“Sorry I don't mean to be rude, I'll meet them next time. The ride back just takes so long.”
Kari was pissed at the dinner we just had at Paris Baguette- For her, A square of dying pizza bread sauced inexplicably with mustard, one stale bagel to go, and a big stupid dildo full of expensive water. Eau.
Mondays and Thursdays we go to Pusan National University to take Korean lessons. It's three transfers away from me, but worth it because I get to see my Korean friends. I've spoken about Joe and Jeon, and now I've added Oliver and Yong to my roster. They are both characters which I will have to talk about some other time.
Joe was supposed to pick me up from the building I take Korean lessons in, but we didn't hear from him until we were done eating. Ten minutes after Kari left, I see Joe running towards me from my left, red in the face. He entangles his arm with mine.
“I'm sorry I am late! But you know we had a festival today. It was for our major and another major.”
“Oh yeah I saw! Right by my building there was a big crowd. And on stage there were a bunch of men dressed as women. We thought they were having a party with all the lights and music.”
“Ah actually that wasn't us. Yeah there are at least 100 people in Naval Architecture and Ocean Engineering. And actually at the festival there was a fight so, that's why I am late.”
Before I can respond, I seen Yong running toward us across the street. His face is scuffed up above the eyes, and there's a helix of bright, young bruises along his collar bone. They decide, both holding me by my elbows affectionately, to take me to a drinking party for everyone in their major.
I get the story in bits and pieces along the way, but even with Joe's fluency, some of it isn't making sense to me.
“This year, the fight was too much. It's a very old festival that has been going on for a long time. I can't really explain it but there is a fight over a pig's head between our major and civil engineers to see who is better.”
“How many people fought?"
“Everyone, like maybe 100 people from our major.”
“Holy shit, and the cops don't get involved?”
“The police can not enter into the University. This law was from some political trouble in the past. It was made to protect universities.”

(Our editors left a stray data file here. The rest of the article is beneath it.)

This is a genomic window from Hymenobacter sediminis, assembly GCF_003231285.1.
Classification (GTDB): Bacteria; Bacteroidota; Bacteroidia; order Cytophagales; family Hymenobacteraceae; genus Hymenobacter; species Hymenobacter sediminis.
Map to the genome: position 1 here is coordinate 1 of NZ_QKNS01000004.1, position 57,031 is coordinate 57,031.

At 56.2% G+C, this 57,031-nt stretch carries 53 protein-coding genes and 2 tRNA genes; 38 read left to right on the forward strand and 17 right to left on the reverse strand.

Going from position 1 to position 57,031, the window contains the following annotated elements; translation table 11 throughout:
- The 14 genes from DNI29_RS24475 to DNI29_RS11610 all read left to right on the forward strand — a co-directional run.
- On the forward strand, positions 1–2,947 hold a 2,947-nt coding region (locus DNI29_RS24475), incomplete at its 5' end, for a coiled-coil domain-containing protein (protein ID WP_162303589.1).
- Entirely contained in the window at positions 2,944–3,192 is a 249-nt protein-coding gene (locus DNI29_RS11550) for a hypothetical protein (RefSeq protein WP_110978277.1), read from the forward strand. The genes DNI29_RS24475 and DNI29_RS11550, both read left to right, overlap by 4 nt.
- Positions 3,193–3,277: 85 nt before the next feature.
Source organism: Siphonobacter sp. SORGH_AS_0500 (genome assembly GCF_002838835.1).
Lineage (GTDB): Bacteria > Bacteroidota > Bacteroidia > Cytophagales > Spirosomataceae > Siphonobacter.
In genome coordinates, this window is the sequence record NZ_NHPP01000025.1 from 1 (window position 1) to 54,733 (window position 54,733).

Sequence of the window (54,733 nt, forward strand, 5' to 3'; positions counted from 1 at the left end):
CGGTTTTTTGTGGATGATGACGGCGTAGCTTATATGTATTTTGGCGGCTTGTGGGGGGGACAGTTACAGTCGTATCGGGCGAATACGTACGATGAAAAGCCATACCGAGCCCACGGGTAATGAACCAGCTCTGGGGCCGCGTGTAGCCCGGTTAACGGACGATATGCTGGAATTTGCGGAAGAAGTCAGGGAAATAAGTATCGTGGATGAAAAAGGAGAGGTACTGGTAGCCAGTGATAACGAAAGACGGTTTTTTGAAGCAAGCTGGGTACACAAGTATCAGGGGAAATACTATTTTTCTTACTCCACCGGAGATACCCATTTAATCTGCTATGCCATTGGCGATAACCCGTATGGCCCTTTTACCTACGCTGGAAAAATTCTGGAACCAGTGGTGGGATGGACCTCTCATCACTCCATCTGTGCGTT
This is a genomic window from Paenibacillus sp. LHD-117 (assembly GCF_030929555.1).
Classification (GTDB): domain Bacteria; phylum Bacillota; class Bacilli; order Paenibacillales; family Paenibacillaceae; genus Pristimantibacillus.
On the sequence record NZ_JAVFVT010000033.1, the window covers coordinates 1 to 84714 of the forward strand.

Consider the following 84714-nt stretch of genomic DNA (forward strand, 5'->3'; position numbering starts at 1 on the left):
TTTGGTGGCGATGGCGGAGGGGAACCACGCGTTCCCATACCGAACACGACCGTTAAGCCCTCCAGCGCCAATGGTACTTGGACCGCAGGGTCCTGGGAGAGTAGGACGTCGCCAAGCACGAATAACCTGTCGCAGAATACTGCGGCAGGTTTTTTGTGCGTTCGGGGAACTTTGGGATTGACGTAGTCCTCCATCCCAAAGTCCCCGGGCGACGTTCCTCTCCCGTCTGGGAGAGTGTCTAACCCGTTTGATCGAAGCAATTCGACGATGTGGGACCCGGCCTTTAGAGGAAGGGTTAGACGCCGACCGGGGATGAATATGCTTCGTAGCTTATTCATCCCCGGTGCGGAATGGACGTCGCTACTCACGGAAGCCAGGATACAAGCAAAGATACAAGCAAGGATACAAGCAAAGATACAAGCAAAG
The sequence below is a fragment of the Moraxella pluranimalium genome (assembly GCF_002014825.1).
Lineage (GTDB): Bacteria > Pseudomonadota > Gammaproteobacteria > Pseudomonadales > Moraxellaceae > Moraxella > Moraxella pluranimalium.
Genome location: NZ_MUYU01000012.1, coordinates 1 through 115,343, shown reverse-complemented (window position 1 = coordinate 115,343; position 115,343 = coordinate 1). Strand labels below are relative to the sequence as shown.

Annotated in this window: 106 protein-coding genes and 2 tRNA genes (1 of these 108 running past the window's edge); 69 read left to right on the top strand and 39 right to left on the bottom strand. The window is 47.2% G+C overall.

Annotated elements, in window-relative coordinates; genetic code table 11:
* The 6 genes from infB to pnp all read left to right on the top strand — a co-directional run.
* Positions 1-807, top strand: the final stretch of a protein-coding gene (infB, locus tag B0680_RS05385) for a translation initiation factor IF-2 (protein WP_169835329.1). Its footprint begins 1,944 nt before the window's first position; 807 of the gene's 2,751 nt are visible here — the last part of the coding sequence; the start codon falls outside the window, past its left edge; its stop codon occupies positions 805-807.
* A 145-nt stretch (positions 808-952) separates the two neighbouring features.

“So I could kill someone and then hide on PNU campus and the cops can't touch me?”
“Yes, that's right. But the headmaster can give them permission if he wants to.”
When we get to the restaurant, and it's a very traditional Korean restaurant that specializes in Gamja Tang, pork spine soup. There are at least 60 people eating and drinking the same thing. Every table and room on the floor was filled with Naval Architecture majors. People walked around with their hands swollen twice their size, laughing and shooting the shit. I felt like I had walked into a scene from Goodfellas.
I glanced over at two juniors shouting answers at their senior like boot camp trainees to their drill instructor. One of the oldest seniors started talking to me.
“Our major is one of the strictest, most traditional in Korean university. I think it is important.”
I didn't argue. But I did ask him many things about the pig's head.
“Everybody here fought. The girls just cheer on the sidelines, but if they want to fight they can use sticks and you can't hit them back. There were 100 people on our side, and only two were beaten.”
“What do you mean, beaten?”
“We had to take them to the hospital.”
“That's pretty good, only two. So you beat them?"
“Yes, but they took the pig's head from us at the end. They were very dirty. This year the fight was too violent, much worse than the last five years.”
“Did you get hurt at all?”
“No, I am a senior so I just hid behind the other people, hahaha.”
Joe made me get up to go talk to the girls in his major. I wasn't really excited about it, since they told me at PNU, the hottest girls are all in econ. So I talked to a Chinese guy who'd been studying here for 5 years. He didn't have strong opinions on anything, but he did think that the Chinese would've been friendlier towards a visiting Korean than the Koreans were with him.